The north’s Muslim leader spoke of his sadness and anger yesterday (SUN) at the latest London terror attack amid concern that the atrocity could have repercussions elsewhere.
Inverness mosque founder Waheed Khan was horrified by Saturday night’s events, as he has been by previous attacks including last month’s murders of 22 innocent people at a Manchester pop concert.
His first thought as the story broke on Sunday was “oh, not again.”
He said: “We get extremely angry, we feel really sorry for the loss of those innocent lives.
“We also feel embarrassed because our religion kind of comes into the equation for that and these guys claim to do it under the name of God and Islam and that makes us angry. This should not be done in our name.
“I’m not sure how much they have in common with the Muslim community. These people are often silent, they’re not known to the wider community.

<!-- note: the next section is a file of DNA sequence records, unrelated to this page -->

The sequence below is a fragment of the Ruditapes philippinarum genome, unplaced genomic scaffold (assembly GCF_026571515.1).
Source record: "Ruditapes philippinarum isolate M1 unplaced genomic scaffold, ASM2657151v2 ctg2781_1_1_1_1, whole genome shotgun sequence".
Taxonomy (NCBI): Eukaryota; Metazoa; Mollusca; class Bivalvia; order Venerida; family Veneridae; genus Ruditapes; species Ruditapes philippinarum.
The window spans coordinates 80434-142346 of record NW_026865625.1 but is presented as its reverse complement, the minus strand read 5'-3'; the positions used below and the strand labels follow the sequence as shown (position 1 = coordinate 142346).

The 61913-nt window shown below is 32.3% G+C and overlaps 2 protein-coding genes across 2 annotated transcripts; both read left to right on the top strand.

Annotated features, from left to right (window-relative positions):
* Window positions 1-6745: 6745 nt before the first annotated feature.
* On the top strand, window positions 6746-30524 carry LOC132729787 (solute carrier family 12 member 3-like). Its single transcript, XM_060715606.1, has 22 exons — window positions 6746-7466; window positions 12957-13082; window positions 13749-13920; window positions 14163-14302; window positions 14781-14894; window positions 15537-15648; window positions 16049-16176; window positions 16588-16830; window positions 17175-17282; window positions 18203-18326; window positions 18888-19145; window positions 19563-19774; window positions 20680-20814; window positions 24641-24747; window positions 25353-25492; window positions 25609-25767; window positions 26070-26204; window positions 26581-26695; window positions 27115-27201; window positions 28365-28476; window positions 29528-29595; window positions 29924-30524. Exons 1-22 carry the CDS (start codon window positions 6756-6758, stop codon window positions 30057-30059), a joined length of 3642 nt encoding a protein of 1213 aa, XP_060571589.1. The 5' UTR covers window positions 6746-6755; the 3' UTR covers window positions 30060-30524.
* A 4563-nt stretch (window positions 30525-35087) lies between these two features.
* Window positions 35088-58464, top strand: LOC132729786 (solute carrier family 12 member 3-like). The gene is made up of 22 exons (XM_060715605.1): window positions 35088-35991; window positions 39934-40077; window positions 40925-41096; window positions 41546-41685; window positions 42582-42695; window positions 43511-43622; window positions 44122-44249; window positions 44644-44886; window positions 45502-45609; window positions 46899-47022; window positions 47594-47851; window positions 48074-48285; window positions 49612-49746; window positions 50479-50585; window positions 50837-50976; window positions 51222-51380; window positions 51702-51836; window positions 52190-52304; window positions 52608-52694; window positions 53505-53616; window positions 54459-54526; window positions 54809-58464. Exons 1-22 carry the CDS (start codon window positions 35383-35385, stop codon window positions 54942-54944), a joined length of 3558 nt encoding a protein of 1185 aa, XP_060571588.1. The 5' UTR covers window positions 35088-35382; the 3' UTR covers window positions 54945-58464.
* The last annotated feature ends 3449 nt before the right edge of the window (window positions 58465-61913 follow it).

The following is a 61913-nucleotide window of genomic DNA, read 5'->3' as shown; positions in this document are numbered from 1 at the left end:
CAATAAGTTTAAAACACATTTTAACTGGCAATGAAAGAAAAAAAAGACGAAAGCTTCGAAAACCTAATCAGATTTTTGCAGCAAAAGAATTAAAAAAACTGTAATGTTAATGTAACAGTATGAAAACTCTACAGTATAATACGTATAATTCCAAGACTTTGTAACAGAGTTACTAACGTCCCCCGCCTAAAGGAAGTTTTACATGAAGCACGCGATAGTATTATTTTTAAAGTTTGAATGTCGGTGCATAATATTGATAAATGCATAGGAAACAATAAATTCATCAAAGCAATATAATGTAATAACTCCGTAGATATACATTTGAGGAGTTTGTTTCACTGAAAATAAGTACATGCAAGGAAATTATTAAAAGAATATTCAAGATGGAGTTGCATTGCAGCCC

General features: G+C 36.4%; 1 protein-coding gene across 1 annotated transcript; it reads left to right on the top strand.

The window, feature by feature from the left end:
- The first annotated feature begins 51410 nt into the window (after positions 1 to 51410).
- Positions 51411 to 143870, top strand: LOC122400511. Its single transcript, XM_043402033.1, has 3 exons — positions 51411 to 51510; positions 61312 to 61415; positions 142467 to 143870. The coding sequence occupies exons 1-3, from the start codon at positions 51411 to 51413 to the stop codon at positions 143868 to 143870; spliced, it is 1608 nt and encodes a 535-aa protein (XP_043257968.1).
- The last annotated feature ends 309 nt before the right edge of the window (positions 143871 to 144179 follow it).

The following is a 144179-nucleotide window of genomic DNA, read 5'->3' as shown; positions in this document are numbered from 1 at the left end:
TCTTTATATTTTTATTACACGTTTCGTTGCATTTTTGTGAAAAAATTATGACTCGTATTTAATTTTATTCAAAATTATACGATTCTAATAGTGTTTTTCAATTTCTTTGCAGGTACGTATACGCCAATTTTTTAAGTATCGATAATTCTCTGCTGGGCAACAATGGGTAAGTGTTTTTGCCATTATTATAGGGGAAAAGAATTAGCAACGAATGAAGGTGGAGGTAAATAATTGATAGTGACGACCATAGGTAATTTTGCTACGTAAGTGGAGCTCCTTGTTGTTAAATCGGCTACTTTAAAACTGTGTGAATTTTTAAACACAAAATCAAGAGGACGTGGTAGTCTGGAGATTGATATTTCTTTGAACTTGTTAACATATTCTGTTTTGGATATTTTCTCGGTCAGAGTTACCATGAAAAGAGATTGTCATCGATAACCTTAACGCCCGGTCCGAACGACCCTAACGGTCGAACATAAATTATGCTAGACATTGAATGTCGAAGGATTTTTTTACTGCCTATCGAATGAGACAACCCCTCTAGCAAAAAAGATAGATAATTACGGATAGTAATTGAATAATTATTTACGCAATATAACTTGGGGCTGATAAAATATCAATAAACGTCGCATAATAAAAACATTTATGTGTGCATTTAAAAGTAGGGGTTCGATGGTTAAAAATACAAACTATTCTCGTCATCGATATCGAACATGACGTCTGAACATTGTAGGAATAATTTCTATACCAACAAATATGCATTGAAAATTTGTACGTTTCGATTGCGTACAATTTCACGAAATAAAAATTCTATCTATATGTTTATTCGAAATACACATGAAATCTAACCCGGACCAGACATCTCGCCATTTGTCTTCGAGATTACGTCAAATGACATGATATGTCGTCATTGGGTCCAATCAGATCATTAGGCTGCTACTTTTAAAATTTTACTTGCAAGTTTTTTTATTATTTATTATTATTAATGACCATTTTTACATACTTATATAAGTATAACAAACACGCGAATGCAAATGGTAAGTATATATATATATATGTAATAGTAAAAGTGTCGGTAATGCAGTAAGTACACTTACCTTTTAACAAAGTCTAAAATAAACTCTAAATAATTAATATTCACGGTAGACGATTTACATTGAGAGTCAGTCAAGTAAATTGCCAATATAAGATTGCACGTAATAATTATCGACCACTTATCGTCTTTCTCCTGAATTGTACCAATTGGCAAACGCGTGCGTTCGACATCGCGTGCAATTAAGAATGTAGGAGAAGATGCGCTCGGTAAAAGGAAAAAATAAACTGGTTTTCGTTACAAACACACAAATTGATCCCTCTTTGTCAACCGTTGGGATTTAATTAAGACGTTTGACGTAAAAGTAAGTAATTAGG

“It takes us years back, our good work and dedication. This really harms our community.
“We’re extremely sad for the loss of those people who were enjoying a night out and had no ideas of what was to follow.”
Dr Khan said the Muslim community, like everyone else, was being more vigilant in the wake of the latest attacks.
The Press and Journal revealed in 2015 how Inverness imams intervened, along with police, to stop a north man from falling into the clutches of jihadists wanting to recruit him to fight for Islamic State in the Middle East.
Dr Khan said he was unaware of any further cases since then.
The Muslim population in the north has doubled to more than 500 in the past decade. It moved from a temporary home at the city’s Northern Meeting Park to the former Rangers supporters’ Portland Club premises in 2014 to accommodate greater numbers.
Muslims travel from as far as Shetland, Skye and Fort William to worship at the mosque.